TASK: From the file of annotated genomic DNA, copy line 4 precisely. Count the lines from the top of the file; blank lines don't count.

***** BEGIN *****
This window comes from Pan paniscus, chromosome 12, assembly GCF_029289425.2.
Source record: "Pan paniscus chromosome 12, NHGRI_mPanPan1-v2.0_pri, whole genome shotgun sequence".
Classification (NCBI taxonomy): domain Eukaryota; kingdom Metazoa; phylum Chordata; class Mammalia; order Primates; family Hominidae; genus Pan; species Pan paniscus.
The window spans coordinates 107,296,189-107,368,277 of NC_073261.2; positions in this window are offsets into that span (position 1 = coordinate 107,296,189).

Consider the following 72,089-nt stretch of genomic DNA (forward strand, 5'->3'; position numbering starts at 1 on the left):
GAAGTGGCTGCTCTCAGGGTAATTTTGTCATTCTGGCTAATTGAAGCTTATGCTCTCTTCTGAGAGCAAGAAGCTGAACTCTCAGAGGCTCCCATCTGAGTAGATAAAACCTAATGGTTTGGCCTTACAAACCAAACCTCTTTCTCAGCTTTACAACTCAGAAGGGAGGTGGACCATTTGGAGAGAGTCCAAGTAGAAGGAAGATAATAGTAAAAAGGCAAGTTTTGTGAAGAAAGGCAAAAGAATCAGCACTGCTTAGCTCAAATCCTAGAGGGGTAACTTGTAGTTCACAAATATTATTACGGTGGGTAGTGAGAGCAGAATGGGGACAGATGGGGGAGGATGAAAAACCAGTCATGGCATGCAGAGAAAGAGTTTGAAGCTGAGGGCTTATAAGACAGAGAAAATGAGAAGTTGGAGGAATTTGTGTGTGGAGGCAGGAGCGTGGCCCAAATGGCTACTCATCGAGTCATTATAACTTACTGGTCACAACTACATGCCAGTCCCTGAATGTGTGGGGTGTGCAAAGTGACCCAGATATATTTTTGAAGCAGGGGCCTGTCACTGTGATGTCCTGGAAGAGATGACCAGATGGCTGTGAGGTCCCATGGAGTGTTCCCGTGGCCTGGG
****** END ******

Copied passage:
The window spans coordinates 107,296,189-107,368,277 of NC_073261.2; positions in this window are offsets into that span (position 1 = coordinate 107,296,189).